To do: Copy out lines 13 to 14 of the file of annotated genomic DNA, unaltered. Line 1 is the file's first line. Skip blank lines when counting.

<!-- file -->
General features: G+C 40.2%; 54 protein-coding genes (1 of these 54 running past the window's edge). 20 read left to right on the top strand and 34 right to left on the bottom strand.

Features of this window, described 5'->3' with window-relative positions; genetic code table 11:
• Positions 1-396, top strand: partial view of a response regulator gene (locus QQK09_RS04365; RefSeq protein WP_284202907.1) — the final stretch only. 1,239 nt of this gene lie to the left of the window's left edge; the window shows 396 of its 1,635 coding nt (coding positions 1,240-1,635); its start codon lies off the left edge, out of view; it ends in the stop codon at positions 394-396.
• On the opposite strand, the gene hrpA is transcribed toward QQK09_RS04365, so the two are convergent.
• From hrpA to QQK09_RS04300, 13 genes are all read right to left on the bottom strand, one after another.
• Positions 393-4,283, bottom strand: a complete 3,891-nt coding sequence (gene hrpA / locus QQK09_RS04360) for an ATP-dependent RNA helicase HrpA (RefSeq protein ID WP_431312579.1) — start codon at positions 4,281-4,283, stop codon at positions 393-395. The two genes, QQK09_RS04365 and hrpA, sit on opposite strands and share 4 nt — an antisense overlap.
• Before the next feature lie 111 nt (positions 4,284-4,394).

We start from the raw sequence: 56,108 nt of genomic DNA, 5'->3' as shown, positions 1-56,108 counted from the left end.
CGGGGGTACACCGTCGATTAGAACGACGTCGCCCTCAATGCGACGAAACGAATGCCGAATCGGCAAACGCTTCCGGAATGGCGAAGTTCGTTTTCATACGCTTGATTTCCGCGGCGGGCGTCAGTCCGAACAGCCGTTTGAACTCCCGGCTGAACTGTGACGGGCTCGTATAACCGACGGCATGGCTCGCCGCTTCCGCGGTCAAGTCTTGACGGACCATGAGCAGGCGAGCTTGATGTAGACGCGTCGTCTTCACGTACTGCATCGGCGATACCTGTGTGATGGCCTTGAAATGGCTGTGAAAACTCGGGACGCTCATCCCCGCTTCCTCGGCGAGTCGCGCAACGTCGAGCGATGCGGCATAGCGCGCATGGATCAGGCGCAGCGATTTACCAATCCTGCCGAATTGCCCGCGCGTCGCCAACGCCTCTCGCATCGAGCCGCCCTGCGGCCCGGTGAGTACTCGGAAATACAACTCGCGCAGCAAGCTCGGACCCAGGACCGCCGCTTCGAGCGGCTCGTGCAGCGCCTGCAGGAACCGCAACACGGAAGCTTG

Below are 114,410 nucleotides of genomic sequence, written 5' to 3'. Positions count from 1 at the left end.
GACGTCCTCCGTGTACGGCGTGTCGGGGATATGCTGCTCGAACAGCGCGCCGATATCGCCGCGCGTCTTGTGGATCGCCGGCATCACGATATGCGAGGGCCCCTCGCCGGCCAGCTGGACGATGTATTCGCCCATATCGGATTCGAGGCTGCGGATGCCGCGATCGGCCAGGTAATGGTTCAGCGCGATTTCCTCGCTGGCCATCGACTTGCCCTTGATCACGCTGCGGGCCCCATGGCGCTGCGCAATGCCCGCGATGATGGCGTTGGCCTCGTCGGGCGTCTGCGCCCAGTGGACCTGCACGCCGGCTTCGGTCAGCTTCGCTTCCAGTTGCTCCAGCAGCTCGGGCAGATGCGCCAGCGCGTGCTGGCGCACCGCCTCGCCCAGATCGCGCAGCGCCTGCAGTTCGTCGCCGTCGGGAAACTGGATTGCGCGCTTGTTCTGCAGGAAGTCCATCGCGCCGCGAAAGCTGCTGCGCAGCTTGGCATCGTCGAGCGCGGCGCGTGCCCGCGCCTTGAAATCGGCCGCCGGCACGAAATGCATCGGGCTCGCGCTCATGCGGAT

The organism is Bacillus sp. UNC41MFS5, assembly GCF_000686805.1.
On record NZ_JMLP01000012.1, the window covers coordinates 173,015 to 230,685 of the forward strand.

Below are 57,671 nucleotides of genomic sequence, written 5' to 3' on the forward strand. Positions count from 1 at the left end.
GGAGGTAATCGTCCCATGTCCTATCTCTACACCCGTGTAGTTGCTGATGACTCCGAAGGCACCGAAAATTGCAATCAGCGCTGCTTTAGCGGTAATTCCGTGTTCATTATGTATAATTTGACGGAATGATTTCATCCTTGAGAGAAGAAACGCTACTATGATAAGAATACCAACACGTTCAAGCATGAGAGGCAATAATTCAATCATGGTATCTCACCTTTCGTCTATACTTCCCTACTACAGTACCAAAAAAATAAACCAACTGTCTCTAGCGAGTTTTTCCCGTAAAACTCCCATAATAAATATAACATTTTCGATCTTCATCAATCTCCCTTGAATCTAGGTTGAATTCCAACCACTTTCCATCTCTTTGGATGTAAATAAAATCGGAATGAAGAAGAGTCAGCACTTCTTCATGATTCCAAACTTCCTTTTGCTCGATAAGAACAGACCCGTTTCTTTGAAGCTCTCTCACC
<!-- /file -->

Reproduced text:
On record NZ_JMLP01000012.1, the window covers coordinates 173,015 to 230,685 of the forward strand.

Below are 57,671 nucleotides of genomic sequence, written 5' to 3' on the forward strand. Positions count from 1 at the left end.